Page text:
Thursday, July 14, 2016

Closing our experience in Cusco--and Peru


It is hard to believe that today was our final day in Cusco. As a group, we decided we’d spend our last day sightseeing, shopping, and resting in preparation of our long journey home. We started with a visit to the ancient citadel of Saksaywaman, located in the northern part of Cusco. Saksaywaman (also Sacsayhuamán) is a Quechua word meaning “speckled (or marbled) falcon,” because it was considered the falcon that guarded the former capital of the Inca Empire. It is located on a hill overviewing the city. The views there are absolutely breathtaking! Saksaywaman consists of a large stone fortress constructed over a period of over 70 years. The walls are composed of enormous stone blocks fitted perfectly together without the use of mortar. Some of the stones exceed a height of 30 feet!  Based on what we learned from one of our tour guides earlier this week, we know that this was a holy place, because mortar was not used when building the wall. It is commonly called a “Royal House of the Sun,” because people would go there to worship the sun god and other lesser deities. Each year, a Peruvian ceremony Inti Raymi (Quechua for “sun festival”) is held at Saksaywaman on June 24 for the winter solstice—the shortest day of the year in the Southern Hemisphere. Thousands of tourists from around the world make the trip to Cusco and celebrate with music, costumes, and lots of food.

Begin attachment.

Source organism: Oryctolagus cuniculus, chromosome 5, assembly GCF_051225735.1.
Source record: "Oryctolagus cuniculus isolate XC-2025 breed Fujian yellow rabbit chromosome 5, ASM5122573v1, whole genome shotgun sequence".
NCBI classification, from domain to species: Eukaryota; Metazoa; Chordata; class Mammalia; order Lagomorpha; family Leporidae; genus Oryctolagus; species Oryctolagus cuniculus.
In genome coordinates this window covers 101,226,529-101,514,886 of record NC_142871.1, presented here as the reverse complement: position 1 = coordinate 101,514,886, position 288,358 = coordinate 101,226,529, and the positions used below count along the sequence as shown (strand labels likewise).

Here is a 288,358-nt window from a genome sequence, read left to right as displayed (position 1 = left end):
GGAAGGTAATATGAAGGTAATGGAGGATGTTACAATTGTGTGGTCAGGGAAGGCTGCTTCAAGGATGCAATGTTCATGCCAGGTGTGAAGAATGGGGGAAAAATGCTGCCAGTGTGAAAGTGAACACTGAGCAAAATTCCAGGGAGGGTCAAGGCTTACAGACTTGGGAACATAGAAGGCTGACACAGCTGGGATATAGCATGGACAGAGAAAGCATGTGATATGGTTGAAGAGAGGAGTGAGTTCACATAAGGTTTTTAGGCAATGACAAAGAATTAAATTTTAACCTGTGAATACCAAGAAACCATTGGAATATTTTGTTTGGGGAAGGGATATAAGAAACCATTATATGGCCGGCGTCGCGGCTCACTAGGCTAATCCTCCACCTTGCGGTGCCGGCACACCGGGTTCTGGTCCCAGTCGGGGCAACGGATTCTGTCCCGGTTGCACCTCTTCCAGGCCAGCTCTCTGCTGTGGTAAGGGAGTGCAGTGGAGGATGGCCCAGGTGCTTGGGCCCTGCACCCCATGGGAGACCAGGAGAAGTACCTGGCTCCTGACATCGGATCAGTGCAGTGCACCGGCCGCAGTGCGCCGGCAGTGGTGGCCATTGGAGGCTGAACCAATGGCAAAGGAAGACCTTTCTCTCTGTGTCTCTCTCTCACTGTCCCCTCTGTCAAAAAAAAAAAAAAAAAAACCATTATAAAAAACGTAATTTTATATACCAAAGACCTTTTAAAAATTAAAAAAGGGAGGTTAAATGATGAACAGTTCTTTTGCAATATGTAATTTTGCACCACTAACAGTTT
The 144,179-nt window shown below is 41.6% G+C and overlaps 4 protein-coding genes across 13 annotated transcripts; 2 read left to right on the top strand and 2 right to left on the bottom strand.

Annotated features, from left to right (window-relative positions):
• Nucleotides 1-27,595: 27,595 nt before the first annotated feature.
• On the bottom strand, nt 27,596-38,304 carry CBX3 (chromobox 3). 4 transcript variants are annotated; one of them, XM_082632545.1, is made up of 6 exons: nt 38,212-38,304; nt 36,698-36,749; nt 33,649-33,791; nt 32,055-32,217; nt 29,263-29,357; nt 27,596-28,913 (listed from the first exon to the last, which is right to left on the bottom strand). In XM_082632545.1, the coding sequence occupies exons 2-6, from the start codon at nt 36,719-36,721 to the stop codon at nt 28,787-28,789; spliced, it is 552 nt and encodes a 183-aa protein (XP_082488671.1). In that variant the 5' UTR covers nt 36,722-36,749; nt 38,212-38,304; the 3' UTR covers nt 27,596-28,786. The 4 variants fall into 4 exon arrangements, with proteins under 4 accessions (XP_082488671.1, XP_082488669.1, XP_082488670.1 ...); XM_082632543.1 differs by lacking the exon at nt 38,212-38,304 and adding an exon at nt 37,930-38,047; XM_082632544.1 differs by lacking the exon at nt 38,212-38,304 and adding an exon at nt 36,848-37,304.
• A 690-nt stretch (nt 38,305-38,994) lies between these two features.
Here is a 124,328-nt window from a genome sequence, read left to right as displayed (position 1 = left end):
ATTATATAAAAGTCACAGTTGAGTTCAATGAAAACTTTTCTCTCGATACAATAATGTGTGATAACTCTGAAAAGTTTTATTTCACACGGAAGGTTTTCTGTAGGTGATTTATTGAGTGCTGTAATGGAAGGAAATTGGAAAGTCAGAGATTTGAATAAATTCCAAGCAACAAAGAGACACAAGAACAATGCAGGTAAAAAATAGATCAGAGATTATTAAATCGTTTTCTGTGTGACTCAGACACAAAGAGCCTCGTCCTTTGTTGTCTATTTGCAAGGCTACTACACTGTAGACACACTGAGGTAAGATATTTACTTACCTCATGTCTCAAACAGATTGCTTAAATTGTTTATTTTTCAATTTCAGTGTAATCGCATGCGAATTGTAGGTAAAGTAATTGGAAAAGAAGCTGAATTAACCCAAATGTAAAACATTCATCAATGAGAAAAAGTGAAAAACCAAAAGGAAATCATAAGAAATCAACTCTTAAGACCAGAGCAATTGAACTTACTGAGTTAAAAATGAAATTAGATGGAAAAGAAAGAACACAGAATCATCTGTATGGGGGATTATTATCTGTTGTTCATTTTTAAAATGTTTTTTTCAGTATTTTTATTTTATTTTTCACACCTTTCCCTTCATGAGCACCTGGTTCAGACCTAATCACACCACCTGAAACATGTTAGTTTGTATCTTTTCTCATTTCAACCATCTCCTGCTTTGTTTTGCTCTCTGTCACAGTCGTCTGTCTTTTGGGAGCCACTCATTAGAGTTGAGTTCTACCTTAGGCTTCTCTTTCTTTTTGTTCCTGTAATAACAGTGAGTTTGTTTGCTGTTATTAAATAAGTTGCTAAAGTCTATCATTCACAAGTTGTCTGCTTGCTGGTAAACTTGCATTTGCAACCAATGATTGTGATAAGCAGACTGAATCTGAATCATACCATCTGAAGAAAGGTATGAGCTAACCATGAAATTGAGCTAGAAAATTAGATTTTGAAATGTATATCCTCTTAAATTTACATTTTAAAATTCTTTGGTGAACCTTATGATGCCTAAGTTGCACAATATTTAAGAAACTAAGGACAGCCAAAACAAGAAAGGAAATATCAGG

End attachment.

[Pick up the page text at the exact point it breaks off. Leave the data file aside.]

Our next stop was to Qoricancha. It was once the most important temple in the Inca Empire and was dedicate to Inti, the sun god. From a bird’s eye view, the temple once resembled rays of sun shining in all directions. Similar to Saksaywaman, the builders of the temple had mastered the art of masonry, as demonstrated by their use of large stone blocks fitted together without the use of mortar. Today, the stonework is all that remains. At one time, the doors and interior of the temple were covered in gold sheets! Hundreds of years ago, people came from near and far to participate in religious rites at the temple, while high priests used the temple as an observatory. A gorgeous courtyard is located at the very center. After the Spanish conquered the empire, most of the temple was destroyed, and they used its foundation to build a cathedral. The Santo Domingo church and monastery were built beside the temple on higher ground to signify the Spanish conquest. Today, the upper level houses displays of beautiful modern art.

Lastly, we visited an Indian market to buy souvenirs. The market is home to aisles upon aisles of vendors selling everything from paintings, jewelry, ceramics, scarves, hats, clothing, and toys. Afterwards, we returned to the hotel, and we all packed up our belongings and prepared for our morning departure.

~Kimberly Sanders

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